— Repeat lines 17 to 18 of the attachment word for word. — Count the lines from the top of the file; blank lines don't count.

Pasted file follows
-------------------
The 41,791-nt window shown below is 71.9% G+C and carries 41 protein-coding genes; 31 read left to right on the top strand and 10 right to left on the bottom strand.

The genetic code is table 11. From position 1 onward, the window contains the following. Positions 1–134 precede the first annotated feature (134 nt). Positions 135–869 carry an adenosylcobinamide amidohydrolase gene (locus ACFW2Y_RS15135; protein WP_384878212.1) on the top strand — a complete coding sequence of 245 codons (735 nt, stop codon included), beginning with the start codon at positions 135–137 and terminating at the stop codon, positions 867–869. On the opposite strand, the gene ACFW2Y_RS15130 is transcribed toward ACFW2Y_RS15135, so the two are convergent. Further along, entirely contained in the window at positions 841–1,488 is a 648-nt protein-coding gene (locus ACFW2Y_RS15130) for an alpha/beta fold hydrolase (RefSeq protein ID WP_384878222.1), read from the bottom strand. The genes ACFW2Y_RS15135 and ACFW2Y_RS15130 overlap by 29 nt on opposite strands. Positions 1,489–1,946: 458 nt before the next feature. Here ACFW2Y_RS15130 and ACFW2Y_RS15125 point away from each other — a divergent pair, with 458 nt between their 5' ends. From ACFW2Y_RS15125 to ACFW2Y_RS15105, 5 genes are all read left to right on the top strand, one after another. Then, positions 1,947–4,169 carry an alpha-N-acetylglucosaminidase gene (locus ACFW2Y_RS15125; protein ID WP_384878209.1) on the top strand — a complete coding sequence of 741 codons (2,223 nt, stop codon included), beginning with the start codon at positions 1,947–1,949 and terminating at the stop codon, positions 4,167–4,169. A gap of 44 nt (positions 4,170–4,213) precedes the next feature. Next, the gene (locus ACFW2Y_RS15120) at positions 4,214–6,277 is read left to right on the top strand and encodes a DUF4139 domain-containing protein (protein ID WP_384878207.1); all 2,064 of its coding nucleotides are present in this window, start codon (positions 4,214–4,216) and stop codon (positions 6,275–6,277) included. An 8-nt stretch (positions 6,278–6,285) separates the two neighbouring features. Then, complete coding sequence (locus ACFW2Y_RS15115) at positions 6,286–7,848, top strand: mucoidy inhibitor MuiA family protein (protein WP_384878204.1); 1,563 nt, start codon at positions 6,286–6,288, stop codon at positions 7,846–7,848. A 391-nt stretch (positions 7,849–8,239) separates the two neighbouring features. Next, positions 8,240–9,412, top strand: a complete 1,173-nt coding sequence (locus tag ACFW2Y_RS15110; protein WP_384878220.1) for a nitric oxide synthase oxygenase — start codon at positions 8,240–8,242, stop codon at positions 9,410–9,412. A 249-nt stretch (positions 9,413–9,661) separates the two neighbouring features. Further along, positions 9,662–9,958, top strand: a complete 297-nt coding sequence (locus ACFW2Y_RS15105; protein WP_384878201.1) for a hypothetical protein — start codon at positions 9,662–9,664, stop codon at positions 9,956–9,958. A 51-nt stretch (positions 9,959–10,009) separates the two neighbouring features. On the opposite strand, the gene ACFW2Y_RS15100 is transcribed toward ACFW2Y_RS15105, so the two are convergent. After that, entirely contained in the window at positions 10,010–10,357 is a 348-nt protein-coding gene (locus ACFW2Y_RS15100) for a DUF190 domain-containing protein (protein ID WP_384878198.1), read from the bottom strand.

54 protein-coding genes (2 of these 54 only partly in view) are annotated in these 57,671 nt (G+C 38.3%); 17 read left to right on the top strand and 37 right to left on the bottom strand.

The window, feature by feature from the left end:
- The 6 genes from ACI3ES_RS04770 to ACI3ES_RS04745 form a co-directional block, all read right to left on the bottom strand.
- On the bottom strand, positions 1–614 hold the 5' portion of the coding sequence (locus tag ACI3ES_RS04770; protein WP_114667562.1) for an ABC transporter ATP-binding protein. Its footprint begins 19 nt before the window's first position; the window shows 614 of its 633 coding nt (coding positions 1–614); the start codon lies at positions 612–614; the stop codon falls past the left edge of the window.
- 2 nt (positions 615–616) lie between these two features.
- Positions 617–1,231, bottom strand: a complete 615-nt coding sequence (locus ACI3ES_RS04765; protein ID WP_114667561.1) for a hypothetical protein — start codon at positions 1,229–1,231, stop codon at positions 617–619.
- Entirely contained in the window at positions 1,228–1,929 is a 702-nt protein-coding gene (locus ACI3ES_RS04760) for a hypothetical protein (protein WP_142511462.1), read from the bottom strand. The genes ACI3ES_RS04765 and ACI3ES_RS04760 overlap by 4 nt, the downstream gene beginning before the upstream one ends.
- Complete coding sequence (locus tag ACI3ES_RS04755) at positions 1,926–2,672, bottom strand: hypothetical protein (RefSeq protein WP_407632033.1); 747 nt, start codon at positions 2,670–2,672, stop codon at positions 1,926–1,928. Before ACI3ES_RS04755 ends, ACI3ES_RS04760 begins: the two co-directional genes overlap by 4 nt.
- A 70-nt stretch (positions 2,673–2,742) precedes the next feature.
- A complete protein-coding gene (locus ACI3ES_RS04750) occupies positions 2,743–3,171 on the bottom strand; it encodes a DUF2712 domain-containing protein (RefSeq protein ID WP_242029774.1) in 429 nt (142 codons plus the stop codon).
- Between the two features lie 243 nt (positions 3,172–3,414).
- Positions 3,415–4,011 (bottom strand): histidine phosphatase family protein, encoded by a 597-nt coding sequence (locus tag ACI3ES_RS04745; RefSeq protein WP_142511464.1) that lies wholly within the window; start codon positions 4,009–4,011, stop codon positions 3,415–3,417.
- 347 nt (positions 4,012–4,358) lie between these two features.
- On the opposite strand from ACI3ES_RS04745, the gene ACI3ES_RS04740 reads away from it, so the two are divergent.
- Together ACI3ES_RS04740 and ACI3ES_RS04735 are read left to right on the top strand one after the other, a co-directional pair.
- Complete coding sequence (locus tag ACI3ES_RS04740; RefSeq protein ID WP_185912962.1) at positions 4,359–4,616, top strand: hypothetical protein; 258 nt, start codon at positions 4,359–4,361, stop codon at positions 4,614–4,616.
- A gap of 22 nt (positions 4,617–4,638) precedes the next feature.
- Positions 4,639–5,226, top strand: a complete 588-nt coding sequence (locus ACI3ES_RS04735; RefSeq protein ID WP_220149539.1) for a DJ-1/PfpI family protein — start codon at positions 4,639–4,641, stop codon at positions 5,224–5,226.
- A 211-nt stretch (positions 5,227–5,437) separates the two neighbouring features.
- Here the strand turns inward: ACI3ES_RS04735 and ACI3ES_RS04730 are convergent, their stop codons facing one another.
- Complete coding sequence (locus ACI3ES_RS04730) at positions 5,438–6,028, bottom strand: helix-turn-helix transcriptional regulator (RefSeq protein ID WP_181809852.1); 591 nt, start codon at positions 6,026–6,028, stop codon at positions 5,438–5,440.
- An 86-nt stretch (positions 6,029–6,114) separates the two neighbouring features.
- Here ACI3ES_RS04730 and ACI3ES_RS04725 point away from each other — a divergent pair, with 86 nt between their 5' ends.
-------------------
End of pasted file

- Together ACI3ES_RS04740 and ACI3ES_RS04735 are read left to right on the top strand one after the other, a co-directional pair.
- Complete coding sequence (locus tag ACI3ES_RS04740; RefSeq protein ID WP_185912962.1) at positions 4,359–4,616, top strand: hypothetical protein; 258 nt, start codon at positions 4,359–4,361, stop codon at positions 4,614–4,616.